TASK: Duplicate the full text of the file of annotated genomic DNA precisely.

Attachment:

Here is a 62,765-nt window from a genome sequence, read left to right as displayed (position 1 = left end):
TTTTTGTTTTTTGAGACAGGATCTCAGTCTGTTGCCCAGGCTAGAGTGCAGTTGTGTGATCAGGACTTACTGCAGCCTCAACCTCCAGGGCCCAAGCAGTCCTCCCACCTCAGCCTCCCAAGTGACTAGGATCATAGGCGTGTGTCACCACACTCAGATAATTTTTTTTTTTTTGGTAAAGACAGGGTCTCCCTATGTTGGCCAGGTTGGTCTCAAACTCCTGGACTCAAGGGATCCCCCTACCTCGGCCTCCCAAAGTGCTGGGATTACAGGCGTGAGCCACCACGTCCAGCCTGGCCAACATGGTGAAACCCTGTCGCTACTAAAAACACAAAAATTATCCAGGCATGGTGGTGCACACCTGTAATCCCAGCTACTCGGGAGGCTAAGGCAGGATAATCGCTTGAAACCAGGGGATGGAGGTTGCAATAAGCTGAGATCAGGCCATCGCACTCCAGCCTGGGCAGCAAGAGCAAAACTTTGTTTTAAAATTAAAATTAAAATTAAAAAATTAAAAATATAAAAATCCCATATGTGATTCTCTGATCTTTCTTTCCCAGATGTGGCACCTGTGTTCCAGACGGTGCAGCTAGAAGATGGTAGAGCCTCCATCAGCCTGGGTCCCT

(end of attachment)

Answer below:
Here is a 62,765-nt window from a genome sequence, read left to right as displayed (position 1 = left end):
TTTTTGTTTTTTGAGACAGGATCTCAGTCTGTTGCCCAGGCTAGAGTGCAGTTGTGTGATCAGGACTTACTGCAGCCTCAACCTCCAGGGCCCAAGCAGTCCTCCCACCTCAGCCTCCCAAGTGACTAGGATCATAGGCGTGTGTCACCACACTCAGATAATTTTTTTTTTTTTGGTAAAGACAGGGTCTCCCTATGTTGGCCAGGTTGGTCTCAAACTCCTGGACTCAAGGGATCCCCCTACCTCGGCCTCCCAAAGTGCTGGGATTACAGGCGTGAGCCACCACGTCCAGCCTGGCCAACATGGTGAAACCCTGTCGCTACTAAAAACACAAAAATTATCCAGGCATGGTGGTGCACACCTGTAATCCCAGCTACTCGGGAGGCTAAGGCAGGATAATCGCTTGAAACCAGGGGATGGAGGTTGCAATAAGCTGAGATCAGGCCATCGCACTCCAGCCTGGGCAGCAAGAGCAAAACTTTGTTTTAAAATTAAAATTAAAATTAAAAAATTAAAAATATAAAAATCCCATATGTGATTCTCTGATCTTTCTTTCCCAGATGTGGCACCTGTGTTCCAGACGGTGCAGCTAGAAGATGGTAGAGCCTCCATCAGCCTGGGTCCCT